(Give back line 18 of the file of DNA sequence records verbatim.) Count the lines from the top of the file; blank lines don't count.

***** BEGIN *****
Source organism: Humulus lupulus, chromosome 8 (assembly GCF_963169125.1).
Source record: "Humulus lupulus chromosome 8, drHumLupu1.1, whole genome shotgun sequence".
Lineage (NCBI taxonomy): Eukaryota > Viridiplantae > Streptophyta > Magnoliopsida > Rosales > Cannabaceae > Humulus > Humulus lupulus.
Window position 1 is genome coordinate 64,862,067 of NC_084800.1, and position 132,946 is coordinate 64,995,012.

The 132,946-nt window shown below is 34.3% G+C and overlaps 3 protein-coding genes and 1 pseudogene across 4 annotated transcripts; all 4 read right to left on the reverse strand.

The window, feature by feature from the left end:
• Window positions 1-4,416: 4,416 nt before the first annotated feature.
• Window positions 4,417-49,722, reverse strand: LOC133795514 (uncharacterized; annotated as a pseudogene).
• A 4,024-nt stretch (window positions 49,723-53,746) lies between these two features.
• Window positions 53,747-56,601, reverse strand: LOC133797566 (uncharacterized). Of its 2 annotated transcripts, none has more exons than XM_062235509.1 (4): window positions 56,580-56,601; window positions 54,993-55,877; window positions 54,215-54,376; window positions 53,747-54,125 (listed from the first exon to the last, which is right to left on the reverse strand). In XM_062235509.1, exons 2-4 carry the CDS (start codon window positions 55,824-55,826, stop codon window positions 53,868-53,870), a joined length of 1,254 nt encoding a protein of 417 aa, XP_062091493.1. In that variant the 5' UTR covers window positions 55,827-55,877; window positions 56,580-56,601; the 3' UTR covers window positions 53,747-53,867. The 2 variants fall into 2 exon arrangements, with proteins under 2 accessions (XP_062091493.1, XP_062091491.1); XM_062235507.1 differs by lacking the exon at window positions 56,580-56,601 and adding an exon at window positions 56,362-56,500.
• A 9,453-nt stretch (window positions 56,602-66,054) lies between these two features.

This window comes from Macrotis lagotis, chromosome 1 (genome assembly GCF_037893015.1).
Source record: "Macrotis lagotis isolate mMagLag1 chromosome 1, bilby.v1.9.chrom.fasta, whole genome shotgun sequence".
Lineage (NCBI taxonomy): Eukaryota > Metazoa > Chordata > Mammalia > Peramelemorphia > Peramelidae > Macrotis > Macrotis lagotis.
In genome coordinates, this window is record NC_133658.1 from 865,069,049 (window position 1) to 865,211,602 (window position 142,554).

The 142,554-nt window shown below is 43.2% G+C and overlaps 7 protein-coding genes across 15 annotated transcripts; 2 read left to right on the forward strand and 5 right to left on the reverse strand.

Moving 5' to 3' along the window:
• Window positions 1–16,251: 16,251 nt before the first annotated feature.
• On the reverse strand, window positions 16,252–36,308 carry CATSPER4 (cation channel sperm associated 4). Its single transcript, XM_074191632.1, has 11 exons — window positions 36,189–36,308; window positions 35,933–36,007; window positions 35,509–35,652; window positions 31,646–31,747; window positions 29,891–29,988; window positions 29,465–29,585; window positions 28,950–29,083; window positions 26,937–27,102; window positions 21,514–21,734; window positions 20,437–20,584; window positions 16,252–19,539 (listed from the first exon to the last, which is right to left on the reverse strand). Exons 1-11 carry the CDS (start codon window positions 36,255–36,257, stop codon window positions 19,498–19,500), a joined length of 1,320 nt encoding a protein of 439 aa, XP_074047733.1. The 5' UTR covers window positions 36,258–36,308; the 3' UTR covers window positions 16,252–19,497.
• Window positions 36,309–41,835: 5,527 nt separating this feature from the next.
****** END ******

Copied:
• Window positions 1–16,251: 16,251 nt before the first annotated feature.